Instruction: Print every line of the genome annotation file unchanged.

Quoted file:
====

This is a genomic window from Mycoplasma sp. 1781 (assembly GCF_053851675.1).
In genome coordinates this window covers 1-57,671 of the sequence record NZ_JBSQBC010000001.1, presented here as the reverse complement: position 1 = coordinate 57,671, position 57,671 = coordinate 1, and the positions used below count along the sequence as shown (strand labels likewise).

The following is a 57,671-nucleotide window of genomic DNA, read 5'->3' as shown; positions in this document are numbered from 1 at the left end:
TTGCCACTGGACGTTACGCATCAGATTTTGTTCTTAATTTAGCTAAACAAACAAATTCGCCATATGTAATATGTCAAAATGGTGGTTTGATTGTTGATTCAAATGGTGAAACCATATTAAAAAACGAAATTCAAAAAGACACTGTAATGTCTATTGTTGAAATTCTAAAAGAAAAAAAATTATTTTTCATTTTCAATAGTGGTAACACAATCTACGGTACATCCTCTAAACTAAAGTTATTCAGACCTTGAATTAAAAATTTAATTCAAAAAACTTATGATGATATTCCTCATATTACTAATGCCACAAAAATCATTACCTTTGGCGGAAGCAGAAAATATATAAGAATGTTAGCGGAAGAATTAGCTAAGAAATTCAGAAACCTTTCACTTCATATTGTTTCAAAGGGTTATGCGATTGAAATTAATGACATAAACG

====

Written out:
This is a genomic window from Mycoplasma sp. 1781 (assembly GCF_053851675.1).
In genome coordinates this window covers 1-57,671 of the sequence record NZ_JBSQBC010000001.1, presented here as the reverse complement: position 1 = coordinate 57,671, position 57,671 = coordinate 1, and the positions used below count along the sequence as shown (strand labels likewise).

The following is a 57,671-nucleotide window of genomic DNA, read 5'->3' as shown; positions in this document are numbered from 1 at the left end:
TTGCCACTGGACGTTACGCATCAGATTTTGTTCTTAATTTAGCTAAACAAACAAATTCGCCATATGTAATATGTCAAAATGGTGGTTTGATTGTTGATTCAAATGGTGAAACCATATTAAAAAACGAAATTCAAAAAGACACTGTAATGTCTATTGTTGAAATTCTAAAAGAAAAAAAATTATTTTTCATTTTCAATAGTGGTAACACAATCTACGGTACATCCTCTAAACTAAAGTTATTCAGACCTTGAATTAAAAATTTAATTCAAAAAACTTATGATGATATTCCTCATATTACTAATGCCACAAAAATCATTACCTTTGGCGGAAGCAGAAAATATATAAGAATGTTAGCGGAAGAATTAGCTAAGAAATTCAGAAACCTTTCACTTCATATTGTTTCAAAGGGTTATGCGATTGAAATTAATGACATAAACG